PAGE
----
First blood went to the Tans, with your editor, playing on board three, having one of those dream games where everything falls into place and despatching his opponent within the hour. If only it was ever thus in chess! After ninety minutes the scores were level. Peter Booker, who had kindly agreed to step in when Malcolm stepped out, battled on valiantly, contending with a ferocious kingside attack whilst remembering (most of the time!) to stop his clock after each move and to keep his score. Eventually, and predictably, he succumbed, but it was a good first effort.
All the three remaining boards seemed very close, but on board four Phil managed to get his queen in amongst his opponent’s pawns and then succeeded in trapping the opposing queen – a very nice moment and 2-1 to the Tans. On board one, Derek had been offering his opponent a draw all evening and finally, after two and a half hours’ play, the offer was accepted, for Derek had so completely closed down the position that there was no way through. A commendable half-point which ensured the Tans at least one match point.
That left Matthew battling it out on board two in a game which had been incredibly cagey throughout. Great chains of pawns snaked across the board on either side, making the prospect of any break-through look extremely remote. Eventually, after checking the match score, Matthew offered a draw, which his opponent instantly accepted. The match was won!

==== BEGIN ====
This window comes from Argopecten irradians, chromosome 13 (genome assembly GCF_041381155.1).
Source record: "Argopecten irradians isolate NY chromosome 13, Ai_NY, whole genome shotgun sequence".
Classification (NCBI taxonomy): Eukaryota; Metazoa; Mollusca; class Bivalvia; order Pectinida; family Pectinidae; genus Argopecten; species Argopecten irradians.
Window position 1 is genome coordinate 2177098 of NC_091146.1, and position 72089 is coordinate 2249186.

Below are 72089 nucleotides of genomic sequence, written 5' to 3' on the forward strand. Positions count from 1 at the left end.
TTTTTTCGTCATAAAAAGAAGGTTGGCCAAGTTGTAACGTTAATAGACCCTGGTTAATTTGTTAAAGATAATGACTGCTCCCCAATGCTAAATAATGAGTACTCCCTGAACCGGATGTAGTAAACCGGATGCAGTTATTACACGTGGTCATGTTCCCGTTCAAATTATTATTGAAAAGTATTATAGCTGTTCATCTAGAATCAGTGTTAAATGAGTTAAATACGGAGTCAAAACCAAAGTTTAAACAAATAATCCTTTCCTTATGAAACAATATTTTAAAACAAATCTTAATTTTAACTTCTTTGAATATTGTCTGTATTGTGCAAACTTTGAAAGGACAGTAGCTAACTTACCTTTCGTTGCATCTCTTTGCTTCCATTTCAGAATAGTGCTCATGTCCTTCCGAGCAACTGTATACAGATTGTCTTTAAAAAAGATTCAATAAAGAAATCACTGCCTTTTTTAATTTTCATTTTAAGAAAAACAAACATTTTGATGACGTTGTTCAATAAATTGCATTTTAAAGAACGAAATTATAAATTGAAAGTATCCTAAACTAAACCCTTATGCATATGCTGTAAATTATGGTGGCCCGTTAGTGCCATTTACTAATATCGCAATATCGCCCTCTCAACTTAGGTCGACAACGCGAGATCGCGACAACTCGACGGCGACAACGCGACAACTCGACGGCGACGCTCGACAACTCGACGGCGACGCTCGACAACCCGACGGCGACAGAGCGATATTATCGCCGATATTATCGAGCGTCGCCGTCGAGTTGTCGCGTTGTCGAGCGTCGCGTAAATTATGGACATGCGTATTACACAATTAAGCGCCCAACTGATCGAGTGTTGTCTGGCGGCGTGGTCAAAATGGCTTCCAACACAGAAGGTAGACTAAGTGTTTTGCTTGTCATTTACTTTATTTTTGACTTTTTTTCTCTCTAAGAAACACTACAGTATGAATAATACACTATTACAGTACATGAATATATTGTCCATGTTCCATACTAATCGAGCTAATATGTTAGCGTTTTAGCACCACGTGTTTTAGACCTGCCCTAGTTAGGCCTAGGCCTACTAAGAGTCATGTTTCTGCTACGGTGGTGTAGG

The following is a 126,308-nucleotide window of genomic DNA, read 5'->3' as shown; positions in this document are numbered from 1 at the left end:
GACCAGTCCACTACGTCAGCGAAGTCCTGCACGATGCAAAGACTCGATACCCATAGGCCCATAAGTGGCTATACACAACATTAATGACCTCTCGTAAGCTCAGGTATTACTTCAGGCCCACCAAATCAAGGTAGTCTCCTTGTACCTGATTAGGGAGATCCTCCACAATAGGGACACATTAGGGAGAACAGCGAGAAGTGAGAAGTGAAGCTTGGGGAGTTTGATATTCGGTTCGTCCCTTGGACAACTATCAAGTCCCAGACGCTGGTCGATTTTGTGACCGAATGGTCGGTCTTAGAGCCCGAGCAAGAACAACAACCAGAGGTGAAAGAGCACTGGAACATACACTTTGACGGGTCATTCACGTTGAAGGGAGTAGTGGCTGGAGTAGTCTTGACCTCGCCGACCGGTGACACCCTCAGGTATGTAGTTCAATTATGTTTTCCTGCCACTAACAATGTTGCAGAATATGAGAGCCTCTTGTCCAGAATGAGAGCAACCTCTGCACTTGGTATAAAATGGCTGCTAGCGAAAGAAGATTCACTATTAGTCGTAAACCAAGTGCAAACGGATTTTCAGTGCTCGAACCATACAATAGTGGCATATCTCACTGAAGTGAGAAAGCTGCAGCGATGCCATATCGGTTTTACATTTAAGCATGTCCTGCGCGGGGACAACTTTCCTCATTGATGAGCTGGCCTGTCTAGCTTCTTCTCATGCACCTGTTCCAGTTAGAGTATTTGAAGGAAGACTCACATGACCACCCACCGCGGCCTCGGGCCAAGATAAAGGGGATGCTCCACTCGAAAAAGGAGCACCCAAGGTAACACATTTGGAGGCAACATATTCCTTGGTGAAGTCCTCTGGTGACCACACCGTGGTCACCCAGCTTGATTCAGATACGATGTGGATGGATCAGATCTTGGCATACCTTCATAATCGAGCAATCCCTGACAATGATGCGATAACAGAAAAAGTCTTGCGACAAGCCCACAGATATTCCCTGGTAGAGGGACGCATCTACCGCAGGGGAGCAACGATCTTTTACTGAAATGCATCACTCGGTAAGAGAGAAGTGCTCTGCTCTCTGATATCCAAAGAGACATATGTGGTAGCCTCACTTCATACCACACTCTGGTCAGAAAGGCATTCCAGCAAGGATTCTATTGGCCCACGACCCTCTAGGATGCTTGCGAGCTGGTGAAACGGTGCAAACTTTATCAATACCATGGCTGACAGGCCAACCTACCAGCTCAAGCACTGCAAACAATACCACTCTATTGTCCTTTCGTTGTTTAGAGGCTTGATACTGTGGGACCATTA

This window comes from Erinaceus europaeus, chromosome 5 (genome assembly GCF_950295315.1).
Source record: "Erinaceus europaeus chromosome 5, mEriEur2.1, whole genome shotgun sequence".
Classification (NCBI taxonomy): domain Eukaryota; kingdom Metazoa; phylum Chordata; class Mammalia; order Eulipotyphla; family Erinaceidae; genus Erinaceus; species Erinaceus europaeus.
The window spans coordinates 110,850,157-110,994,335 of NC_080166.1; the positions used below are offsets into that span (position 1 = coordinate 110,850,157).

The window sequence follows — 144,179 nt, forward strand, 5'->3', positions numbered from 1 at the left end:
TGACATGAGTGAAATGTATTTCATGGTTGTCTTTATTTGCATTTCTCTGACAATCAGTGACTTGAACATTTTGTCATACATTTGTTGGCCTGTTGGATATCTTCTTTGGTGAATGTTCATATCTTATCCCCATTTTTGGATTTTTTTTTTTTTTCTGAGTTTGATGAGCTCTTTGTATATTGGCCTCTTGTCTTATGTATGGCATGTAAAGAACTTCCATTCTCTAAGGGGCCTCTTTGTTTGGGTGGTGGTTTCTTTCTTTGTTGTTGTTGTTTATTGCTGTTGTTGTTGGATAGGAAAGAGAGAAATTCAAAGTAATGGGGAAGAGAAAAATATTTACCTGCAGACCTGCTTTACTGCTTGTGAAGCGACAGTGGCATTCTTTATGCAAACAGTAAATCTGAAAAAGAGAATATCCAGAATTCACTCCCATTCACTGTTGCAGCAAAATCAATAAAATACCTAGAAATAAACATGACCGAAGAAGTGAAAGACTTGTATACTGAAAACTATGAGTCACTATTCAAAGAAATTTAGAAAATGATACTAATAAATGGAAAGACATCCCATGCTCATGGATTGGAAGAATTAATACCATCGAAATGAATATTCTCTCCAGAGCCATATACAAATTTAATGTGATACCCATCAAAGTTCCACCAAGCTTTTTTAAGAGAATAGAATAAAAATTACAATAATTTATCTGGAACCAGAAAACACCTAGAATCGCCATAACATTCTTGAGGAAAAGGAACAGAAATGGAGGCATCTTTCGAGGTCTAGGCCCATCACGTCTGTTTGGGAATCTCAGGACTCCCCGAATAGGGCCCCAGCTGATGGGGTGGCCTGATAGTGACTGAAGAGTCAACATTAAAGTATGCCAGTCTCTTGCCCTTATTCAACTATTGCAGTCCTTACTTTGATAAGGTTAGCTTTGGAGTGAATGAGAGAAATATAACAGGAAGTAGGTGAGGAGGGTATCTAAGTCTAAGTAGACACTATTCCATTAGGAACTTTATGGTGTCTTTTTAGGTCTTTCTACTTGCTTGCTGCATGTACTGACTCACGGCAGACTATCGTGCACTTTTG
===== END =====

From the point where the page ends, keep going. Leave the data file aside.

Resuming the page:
|Tynedale Tans||Gateshead Knights|
|1. D. Blair (112)||0.5-0.5||K. Cox (107)|
|2. Matt Taylor (102)||0.5-0.5||A. Johnson (93)|
|3. S. Larkin (87)||1-0||P. Nicholson (84)|
|4. P. Taylor (85)||1-0||B. Davison (83)|
|5. P. Booker (u)||0-1||R. McKay (66)|
As a result third place in the division looks to be ours. Only Gateshead A can deny us, and to do so they would have to play and win all four of their remaining matches (they evidently have a huge backlog!). As a beaming Phil succinctly put it after Tuesday’s match, “It’s the best place to finish. You miss promotion and you’re top of all the rest!”
South Tyne League
Here there is good news and bad news, depending on whether your allegiance lies with the Monarchs or with Tynedale. Let’s start with the Monarchs, who continue to go their regal way towards the league title. They played one match this month, against HaydonBridge. Captain Derek Blair reports:
“HaydonBridge’s handicap was such that we all thought that they only needed half a point to draw the match. The Monarch’s pre-match pep talk was that, if we could win this one 4-0, we would win the league.